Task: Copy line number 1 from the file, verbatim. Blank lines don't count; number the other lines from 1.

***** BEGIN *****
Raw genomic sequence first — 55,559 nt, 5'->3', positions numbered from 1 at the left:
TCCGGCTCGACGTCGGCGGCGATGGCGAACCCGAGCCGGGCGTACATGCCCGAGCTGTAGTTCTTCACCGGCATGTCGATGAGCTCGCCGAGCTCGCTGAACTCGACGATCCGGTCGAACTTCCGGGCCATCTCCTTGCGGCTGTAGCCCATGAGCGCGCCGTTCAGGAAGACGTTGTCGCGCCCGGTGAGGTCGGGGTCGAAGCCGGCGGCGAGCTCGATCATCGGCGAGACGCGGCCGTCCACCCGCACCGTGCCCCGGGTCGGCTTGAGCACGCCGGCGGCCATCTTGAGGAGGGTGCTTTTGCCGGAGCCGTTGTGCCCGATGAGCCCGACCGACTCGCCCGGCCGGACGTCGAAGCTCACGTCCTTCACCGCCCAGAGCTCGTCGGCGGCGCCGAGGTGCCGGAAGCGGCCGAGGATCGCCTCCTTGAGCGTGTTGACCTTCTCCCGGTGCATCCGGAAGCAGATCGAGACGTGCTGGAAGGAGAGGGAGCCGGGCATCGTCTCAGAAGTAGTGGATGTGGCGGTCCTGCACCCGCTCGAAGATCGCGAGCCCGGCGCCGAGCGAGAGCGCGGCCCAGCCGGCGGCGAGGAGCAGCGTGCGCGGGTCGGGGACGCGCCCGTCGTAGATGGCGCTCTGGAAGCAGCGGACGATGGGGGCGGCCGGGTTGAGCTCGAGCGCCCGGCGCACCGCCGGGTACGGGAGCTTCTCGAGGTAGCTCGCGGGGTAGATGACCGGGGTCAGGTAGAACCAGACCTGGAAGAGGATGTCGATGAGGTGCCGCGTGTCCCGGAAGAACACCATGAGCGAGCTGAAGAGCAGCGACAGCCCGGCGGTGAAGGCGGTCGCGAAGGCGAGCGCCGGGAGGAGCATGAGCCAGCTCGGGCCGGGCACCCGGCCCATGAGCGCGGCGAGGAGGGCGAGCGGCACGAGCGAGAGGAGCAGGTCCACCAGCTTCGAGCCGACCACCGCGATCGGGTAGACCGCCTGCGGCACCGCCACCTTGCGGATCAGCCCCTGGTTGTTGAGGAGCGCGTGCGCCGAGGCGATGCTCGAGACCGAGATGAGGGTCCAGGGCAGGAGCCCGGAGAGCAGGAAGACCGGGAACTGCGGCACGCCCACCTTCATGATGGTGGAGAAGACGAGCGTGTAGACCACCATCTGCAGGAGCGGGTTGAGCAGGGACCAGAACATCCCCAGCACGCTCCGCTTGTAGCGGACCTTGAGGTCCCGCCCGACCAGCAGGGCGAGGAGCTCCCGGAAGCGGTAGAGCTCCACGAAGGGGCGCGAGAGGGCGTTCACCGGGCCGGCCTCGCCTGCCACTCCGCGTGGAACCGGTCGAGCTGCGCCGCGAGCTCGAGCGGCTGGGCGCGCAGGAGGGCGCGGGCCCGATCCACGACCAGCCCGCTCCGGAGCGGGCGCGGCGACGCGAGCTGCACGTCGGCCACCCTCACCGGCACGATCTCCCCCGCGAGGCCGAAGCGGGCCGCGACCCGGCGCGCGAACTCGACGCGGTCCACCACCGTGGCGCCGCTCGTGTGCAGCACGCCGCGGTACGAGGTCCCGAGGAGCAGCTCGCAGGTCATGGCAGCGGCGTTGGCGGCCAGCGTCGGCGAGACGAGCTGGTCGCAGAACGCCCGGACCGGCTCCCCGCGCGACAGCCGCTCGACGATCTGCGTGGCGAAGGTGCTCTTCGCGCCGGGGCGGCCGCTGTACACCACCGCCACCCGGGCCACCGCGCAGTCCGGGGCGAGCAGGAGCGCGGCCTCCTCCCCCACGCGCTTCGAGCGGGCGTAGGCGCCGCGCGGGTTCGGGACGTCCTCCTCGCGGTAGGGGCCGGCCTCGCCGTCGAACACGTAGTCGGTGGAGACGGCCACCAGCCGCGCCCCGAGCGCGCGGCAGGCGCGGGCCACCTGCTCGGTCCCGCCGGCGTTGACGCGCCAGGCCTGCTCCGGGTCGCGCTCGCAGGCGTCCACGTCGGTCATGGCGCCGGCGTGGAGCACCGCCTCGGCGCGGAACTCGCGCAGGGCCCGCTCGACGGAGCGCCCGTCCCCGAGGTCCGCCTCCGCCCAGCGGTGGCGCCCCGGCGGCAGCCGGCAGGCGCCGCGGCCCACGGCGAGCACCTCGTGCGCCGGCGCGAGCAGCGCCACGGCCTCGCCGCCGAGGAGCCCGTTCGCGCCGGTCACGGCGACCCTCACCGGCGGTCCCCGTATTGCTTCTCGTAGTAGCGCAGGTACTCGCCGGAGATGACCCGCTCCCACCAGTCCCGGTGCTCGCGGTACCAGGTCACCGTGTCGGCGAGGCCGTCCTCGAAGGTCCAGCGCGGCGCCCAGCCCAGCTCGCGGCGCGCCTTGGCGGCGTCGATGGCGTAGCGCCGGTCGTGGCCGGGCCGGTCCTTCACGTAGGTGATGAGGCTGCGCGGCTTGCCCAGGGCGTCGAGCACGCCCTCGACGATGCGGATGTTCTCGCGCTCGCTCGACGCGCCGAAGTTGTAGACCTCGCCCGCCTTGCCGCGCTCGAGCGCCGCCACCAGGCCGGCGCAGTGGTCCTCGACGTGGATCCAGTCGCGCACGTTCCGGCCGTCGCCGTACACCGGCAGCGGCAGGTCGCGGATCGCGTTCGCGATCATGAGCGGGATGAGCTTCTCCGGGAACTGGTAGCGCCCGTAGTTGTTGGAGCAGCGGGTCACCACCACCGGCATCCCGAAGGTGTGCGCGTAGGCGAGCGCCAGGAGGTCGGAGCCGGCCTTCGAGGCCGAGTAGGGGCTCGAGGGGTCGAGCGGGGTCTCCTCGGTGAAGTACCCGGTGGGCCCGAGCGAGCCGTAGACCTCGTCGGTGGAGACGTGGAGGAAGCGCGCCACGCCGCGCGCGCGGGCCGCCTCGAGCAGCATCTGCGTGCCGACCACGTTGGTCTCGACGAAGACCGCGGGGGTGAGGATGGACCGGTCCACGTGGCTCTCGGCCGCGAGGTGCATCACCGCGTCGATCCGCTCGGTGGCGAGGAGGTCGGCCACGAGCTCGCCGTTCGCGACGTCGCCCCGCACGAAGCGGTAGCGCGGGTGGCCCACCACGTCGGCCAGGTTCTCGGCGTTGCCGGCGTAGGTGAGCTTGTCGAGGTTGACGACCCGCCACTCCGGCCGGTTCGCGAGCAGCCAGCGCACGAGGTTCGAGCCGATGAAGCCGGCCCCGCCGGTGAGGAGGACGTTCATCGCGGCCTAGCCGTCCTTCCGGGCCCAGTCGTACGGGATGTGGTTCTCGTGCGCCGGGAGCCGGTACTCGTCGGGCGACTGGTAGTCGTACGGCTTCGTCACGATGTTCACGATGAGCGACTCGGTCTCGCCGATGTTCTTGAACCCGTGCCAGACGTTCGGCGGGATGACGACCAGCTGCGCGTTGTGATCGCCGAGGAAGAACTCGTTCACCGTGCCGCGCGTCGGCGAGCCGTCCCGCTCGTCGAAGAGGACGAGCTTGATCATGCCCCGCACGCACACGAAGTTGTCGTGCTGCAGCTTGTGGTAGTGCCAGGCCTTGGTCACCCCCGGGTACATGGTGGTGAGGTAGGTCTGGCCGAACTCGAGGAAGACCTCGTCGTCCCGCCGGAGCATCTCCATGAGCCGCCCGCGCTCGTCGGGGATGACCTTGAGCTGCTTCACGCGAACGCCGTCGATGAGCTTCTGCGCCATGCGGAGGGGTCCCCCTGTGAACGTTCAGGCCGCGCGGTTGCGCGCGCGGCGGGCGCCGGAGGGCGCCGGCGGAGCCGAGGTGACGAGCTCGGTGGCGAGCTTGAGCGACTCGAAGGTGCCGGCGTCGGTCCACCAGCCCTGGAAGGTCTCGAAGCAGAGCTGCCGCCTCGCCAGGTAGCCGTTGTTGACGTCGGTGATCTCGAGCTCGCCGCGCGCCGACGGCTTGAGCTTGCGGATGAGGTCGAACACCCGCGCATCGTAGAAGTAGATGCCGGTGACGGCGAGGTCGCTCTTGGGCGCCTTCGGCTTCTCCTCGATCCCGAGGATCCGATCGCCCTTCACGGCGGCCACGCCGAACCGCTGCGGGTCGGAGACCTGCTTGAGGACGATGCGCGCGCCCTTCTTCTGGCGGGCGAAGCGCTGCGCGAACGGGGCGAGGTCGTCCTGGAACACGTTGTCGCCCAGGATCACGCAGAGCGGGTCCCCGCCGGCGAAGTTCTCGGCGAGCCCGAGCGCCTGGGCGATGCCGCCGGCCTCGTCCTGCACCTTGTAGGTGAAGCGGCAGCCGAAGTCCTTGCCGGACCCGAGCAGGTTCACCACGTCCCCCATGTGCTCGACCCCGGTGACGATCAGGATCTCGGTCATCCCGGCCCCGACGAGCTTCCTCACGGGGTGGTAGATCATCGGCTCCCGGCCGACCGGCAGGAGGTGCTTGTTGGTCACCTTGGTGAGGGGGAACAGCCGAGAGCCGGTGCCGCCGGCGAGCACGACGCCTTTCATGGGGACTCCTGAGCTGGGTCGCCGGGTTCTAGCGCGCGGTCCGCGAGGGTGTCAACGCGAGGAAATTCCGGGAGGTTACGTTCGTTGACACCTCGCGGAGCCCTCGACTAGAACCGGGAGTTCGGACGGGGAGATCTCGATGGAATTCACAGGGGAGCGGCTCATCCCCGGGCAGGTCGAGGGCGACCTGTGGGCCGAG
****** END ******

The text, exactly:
Raw genomic sequence first — 55,559 nt, 5'->3', positions numbered from 1 at the left: